As of 31 March 2020, over 888M internet users spoke Chinese as a native language.  Only English ranked higher, with over 1B internet users. 25.9% of the world’s internet users speak English, compared to 19.4% who speak Chinese.

Despite these statistics, less than 2% of websites are available in Chinese.  That’s about the same percentage as Persian (2.0%) or Polish (1.7%)!

There’s no question that, everything else being equal, most people prefer to browse and shop in their native languages. If you’re marketing to Chinese consumers, a well-though-out translation and localisation strategy is one way to put your business ahead of your competitors.

Your site can reach over 75% of the world’s internet users with just 10 languages.

There are around 6,500 languages spoken across the globe today. (Amongst linguists, the exact number is a matter of debate.)

But don’t panic- there’s no need to translate your website into that many languages! In fact,  you can make your site accessible to over 75% of internet users with just the following 10 languages:

  • English
  • Chinese
  • Spanish
  • Arabic
  • Portuguese
  • Indonesian
  • French
  • Japanese
  • Russian
  • German

The Internet Languages of the future: Portuguese, Spanish, Chinese, Arabic, Russian

What do these languages have in common? They are all widely spoken in countries that have gotten online relatively recently, or that are still in the process of doing so.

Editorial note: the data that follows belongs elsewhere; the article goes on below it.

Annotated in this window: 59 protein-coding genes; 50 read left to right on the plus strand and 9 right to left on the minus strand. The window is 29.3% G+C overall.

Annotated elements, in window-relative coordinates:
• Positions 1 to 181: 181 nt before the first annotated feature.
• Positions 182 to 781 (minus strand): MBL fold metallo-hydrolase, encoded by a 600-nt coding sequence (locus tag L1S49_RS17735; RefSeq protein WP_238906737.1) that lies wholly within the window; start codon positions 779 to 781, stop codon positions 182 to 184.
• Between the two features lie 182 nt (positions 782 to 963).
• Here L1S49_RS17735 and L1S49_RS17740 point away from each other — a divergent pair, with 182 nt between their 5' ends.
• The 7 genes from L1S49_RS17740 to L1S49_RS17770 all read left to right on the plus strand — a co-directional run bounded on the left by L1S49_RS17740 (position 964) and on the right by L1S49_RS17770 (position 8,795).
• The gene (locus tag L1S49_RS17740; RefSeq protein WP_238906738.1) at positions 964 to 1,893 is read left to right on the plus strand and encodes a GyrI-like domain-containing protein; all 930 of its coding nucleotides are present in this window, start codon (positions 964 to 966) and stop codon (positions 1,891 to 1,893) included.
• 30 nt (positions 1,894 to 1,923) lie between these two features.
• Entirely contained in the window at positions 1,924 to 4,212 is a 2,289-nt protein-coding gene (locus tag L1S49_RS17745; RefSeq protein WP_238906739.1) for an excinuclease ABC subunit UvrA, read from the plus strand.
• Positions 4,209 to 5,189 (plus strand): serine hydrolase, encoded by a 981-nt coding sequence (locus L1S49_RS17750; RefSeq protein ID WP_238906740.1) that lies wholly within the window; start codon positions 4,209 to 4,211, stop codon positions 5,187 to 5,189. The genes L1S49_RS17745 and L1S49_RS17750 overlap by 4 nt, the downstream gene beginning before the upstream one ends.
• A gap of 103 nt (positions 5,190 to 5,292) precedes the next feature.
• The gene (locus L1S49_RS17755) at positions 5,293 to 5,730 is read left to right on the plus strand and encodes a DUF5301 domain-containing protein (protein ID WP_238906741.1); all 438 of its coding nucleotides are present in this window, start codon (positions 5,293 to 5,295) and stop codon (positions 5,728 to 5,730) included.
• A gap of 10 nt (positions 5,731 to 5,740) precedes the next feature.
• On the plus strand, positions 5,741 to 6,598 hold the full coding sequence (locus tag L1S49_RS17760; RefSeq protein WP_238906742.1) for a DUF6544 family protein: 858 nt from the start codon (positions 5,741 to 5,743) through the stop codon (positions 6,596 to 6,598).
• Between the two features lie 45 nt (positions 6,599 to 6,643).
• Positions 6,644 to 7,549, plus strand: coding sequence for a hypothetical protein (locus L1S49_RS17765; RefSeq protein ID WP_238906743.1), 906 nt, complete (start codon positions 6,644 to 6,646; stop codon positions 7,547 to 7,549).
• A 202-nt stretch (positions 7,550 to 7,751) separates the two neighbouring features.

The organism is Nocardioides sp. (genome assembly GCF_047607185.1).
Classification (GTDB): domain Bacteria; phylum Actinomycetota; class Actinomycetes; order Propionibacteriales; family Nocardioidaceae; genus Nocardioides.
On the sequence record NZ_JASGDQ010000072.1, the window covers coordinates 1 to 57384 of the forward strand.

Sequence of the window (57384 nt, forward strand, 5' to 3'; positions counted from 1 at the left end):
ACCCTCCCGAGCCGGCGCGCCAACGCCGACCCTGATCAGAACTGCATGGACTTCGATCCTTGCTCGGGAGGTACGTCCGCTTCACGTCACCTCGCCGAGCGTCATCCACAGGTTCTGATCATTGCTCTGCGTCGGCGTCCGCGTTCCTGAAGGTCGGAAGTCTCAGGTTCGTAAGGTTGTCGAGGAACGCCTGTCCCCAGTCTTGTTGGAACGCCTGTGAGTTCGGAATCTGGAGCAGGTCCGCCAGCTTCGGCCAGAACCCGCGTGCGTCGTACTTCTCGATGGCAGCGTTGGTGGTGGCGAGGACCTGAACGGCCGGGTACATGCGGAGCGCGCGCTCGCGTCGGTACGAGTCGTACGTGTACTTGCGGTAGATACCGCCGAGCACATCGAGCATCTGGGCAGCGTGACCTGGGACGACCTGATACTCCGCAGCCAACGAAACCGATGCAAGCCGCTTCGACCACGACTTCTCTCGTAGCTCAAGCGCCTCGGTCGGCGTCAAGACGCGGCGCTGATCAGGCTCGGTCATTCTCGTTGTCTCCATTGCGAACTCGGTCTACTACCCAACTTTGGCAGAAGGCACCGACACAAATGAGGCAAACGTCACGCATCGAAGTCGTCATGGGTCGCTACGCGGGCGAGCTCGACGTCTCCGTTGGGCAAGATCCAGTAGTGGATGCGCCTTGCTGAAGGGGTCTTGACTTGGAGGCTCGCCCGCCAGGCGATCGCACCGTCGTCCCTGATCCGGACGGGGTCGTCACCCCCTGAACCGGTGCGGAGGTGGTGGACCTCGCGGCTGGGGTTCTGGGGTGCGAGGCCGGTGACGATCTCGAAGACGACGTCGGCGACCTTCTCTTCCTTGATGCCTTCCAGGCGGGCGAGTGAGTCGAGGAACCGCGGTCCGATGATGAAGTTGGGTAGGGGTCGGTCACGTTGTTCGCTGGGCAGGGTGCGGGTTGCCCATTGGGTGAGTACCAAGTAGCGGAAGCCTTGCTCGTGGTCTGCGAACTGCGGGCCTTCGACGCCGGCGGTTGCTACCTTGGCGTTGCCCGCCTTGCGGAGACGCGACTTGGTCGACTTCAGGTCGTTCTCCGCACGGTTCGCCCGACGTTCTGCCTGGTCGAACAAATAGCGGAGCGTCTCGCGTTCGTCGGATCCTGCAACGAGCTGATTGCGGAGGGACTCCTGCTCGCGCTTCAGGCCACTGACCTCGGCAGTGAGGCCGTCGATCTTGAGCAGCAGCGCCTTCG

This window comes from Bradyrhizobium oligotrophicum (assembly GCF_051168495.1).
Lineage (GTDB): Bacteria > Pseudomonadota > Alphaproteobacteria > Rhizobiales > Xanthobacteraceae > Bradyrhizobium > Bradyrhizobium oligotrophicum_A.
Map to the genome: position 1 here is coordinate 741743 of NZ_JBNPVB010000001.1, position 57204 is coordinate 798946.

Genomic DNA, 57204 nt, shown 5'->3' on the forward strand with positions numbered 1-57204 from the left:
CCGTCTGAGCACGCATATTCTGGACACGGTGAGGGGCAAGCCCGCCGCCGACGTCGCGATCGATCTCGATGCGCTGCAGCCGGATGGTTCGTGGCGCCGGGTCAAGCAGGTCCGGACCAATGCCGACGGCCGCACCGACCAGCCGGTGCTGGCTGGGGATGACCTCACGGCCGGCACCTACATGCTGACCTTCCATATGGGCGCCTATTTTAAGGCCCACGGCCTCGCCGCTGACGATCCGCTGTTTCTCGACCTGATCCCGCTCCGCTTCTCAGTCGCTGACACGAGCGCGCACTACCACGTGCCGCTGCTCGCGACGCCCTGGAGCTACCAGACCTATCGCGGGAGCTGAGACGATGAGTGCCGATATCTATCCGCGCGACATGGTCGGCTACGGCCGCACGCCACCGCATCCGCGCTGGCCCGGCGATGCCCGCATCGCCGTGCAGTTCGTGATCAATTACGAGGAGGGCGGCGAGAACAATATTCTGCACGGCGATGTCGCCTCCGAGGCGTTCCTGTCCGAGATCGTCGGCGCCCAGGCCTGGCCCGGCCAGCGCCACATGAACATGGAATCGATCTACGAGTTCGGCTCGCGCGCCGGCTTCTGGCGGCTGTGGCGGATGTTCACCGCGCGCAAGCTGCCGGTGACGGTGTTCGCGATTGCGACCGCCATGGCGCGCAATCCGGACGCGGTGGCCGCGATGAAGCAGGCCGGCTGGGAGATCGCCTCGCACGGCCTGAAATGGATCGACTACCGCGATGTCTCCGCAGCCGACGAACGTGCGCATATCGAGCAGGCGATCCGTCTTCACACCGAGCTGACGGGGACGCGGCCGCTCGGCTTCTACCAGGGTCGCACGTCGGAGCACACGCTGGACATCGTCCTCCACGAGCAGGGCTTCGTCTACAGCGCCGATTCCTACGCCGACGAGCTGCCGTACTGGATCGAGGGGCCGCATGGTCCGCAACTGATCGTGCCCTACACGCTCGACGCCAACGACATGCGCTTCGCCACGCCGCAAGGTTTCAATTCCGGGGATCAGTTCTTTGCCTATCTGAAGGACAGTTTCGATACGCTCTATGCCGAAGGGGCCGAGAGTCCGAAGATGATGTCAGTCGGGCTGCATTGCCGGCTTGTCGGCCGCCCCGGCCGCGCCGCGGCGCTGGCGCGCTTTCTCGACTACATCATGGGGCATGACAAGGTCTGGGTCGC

For example, Portuguese is the language of Brazil. With around 212M people, Brazil is the 6th most populous country in the world. But as of 2020, only 65% of the population was able to access the internet. We can expect millions of additional Portuguese speakers to come online in the years to come, as internet access expands.

Spanish, too, is one of the top languages in terms of native speakers, but internet penetration rates range between 61-71% in Central and South America.

In Russia, meanwhile, about 80% of the population has access to the internet. However, much of that growth has taken place just in the past decade. So, when it comes to the opportunity represented by Russian consumers, online content and international eCommerce are still playing catch-up.

China, meanwhile, has added 75M internet users from 2018-2020. But the country has an overall internet penetration rate of 64.5 percent, so there’s lots of growth still to come.

Taking Advantage of the Multilingual Web Opportunity

The growth of the multilingual web represents a tremendous advantage for savvy businesses. English-only is no longer enough, but by investing in translation and localisation now, you can get ahead of the competition.

But it’s important to take the time and do it right.  Looking for shortcuts and treating localisation as an afterthought can lead to translation errors, cultural blunders, and can give customers the impression that you don’t value their business.

Our team of linguists, designers and consultants are at your service, ready to get your business online in the languages your customers speak.

For more information, contact us today.